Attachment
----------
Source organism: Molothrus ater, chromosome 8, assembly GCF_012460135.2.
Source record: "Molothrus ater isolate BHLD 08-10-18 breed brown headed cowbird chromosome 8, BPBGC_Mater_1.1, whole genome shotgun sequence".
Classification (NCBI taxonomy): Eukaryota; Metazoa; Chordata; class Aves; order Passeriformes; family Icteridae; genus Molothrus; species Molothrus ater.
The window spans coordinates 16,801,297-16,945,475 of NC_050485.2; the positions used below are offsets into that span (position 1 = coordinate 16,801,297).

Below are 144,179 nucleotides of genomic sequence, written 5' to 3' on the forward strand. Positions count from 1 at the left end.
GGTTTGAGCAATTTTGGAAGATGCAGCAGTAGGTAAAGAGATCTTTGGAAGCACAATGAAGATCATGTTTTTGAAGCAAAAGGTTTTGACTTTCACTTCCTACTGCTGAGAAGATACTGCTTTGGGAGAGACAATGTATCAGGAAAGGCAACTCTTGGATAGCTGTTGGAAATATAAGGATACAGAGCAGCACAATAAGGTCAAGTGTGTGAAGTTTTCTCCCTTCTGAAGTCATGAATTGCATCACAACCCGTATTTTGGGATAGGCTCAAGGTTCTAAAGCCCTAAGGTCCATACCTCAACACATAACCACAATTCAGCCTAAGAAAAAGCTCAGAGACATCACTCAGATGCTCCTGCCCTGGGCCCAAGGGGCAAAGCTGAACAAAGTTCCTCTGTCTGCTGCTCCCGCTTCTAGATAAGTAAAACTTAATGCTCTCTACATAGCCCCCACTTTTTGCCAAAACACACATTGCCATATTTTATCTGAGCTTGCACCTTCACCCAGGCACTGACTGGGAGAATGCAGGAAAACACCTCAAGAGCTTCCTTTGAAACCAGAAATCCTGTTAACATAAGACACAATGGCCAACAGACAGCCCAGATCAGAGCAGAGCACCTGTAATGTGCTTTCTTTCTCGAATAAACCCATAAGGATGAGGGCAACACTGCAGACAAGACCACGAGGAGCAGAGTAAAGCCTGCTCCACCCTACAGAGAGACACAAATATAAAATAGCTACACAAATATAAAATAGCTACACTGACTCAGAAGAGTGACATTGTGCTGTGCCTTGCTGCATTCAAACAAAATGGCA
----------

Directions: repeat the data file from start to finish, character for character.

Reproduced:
Source organism: Molothrus ater, chromosome 8, assembly GCF_012460135.2.
Source record: "Molothrus ater isolate BHLD 08-10-18 breed brown headed cowbird chromosome 8, BPBGC_Mater_1.1, whole genome shotgun sequence".
Classification (NCBI taxonomy): Eukaryota; Metazoa; Chordata; class Aves; order Passeriformes; family Icteridae; genus Molothrus; species Molothrus ater.
The window spans coordinates 16,801,297-16,945,475 of NC_050485.2; the positions used below are offsets into that span (position 1 = coordinate 16,801,297).

Below are 144,179 nucleotides of genomic sequence, written 5' to 3' on the forward strand. Positions count from 1 at the left end.
GGTTTGAGCAATTTTGGAAGATGCAGCAGTAGGTAAAGAGATCTTTGGAAGCACAATGAAGATCATGTTTTTGAAGCAAAAGGTTTTGACTTTCACTTCCTACTGCTGAGAAGATACTGCTTTGGGAGAGACAATGTATCAGGAAAGGCAACTCTTGGATAGCTGTTGGAAATATAAGGATACAGAGCAGCACAATAAGGTCAAGTGTGTGAAGTTTTCTCCCTTCTGAAGTCATGAATTGCATCACAACCCGTATTTTGGGATAGGCTCAAGGTTCTAAAGCCCTAAGGTCCATACCTCAACACATAACCACAATTCAGCCTAAGAAAAAGCTCAGAGACATCACTCAGATGCTCCTGCCCTGGGCCCAAGGGGCAAAGCTGAACAAAGTTCCTCTGTCTGCTGCTCCCGCTTCTAGATAAGTAAAACTTAATGCTCTCTACATAGCCCCCACTTTTTGCCAAAACACACATTGCCATATTTTATCTGAGCTTGCACCTTCACCCAGGCACTGACTGGGAGAATGCAGGAAAACACCTCAAGAGCTTCCTTTGAAACCAGAAATCCTGTTAACATAAGACACAATGGCCAACAGACAGCCCAGATCAGAGCAGAGCACCTGTAATGTGCTTTCTTTCTCGAATAAACCCATAAGGATGAGGGCAACACTGCAGACAAGACCACGAGGAGCAGAGTAAAGCCTGCTCCACCCTACAGAGAGACACAAATATAAAATAGCTACACAAATATAAAATAGCTACACTGACTCAGAAGAGTGACATTGTGCTGTGCCTTGCTGCATTCAAACAAAATGGCA